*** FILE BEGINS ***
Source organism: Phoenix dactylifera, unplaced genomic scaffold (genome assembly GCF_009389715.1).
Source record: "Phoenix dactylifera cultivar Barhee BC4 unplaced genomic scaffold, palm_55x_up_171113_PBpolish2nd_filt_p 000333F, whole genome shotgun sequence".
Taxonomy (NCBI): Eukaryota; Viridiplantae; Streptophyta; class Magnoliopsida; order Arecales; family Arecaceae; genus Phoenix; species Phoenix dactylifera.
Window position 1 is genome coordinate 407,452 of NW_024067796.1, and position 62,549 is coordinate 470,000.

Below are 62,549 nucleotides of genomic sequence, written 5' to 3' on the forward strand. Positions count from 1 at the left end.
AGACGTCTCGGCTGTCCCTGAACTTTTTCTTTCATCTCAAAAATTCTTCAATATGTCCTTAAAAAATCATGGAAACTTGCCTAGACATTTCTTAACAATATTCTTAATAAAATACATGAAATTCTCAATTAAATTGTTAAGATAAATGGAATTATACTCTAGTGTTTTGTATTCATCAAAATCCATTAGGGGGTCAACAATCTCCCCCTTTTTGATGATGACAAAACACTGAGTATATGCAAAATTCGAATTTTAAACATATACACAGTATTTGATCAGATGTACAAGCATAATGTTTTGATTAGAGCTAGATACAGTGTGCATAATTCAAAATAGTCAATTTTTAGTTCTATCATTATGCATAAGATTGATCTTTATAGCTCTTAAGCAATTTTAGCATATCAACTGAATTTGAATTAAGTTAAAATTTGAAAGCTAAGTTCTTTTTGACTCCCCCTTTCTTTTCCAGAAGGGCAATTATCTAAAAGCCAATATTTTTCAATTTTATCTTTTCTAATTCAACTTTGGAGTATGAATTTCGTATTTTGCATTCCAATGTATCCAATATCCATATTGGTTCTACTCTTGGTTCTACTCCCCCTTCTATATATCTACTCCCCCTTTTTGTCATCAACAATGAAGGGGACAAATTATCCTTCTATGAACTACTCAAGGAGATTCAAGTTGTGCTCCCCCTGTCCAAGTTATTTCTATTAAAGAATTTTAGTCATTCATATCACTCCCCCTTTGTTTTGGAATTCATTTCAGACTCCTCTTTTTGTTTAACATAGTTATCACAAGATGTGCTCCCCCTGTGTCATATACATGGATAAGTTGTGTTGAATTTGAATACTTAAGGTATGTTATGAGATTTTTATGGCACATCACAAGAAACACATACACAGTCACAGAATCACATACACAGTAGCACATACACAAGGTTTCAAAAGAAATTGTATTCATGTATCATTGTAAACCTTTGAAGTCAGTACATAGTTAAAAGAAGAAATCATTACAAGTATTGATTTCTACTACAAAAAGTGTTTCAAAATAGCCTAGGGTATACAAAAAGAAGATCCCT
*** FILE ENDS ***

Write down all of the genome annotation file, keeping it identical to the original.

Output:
Source organism: Phoenix dactylifera, unplaced genomic scaffold (genome assembly GCF_009389715.1).
Source record: "Phoenix dactylifera cultivar Barhee BC4 unplaced genomic scaffold, palm_55x_up_171113_PBpolish2nd_filt_p 000333F, whole genome shotgun sequence".
Taxonomy (NCBI): Eukaryota; Viridiplantae; Streptophyta; class Magnoliopsida; order Arecales; family Arecaceae; genus Phoenix; species Phoenix dactylifera.
Window position 1 is genome coordinate 407,452 of NW_024067796.1, and position 62,549 is coordinate 470,000.

Below are 62,549 nucleotides of genomic sequence, written 5' to 3' on the forward strand. Positions count from 1 at the left end.
AGACGTCTCGGCTGTCCCTGAACTTTTTCTTTCATCTCAAAAATTCTTCAATATGTCCTTAAAAAATCATGGAAACTTGCCTAGACATTTCTTAACAATATTCTTAATAAAATACATGAAATTCTCAATTAAATTGTTAAGATAAATGGAATTATACTCTAGTGTTTTGTATTCATCAAAATCCATTAGGGGGTCAACAATCTCCCCCTTTTTGATGATGACAAAACACTGAGTATATGCAAAATTCGAATTTTAAACATATACACAGTATTTGATCAGATGTACAAGCATAATGTTTTGATTAGAGCTAGATACAGTGTGCATAATTCAAAATAGTCAATTTTTAGTTCTATCATTATGCATAAGATTGATCTTTATAGCTCTTAAGCAATTTTAGCATATCAACTGAATTTGAATTAAGTTAAAATTTGAAAGCTAAGTTCTTTTTGACTCCCCCTTTCTTTTCCAGAAGGGCAATTATCTAAAAGCCAATATTTTTCAATTTTATCTTTTCTAATTCAACTTTGGAGTATGAATTTCGTATTTTGCATTCCAATGTATCCAATATCCATATTGGTTCTACTCTTGGTTCTACTCCCCCTTCTATATATCTACTCCCCCTTTTTGTCATCAACAATGAAGGGGACAAATTATCCTTCTATGAACTACTCAAGGAGATTCAAGTTGTGCTCCCCCTGTCCAAGTTATTTCTATTAAAGAATTTTAGTCATTCATATCACTCCCCCTTTGTTTTGGAATTCATTTCAGACTCCTCTTTTTGTTTAACATAGTTATCACAAGATGTGCTCCCCCTGTGTCATATACATGGATAAGTTGTGTTGAATTTGAATACTTAAGGTATGTTATGAGATTTTTATGGCACATCACAAGAAACACATACACAGTCACAGAATCACATACACAGTAGCACATACACAAGGTTTCAAAAGAAATTGTATTCATGTATCATTGTAAACCTTTGAAGTCAGTACATAGTTAAAAGAAGAAATCATTACAAGTATTGATTTCTACTACAAAAAGTGTTTCAAAATAGCCTAGGGTATACAAAAAGAAGATCCCT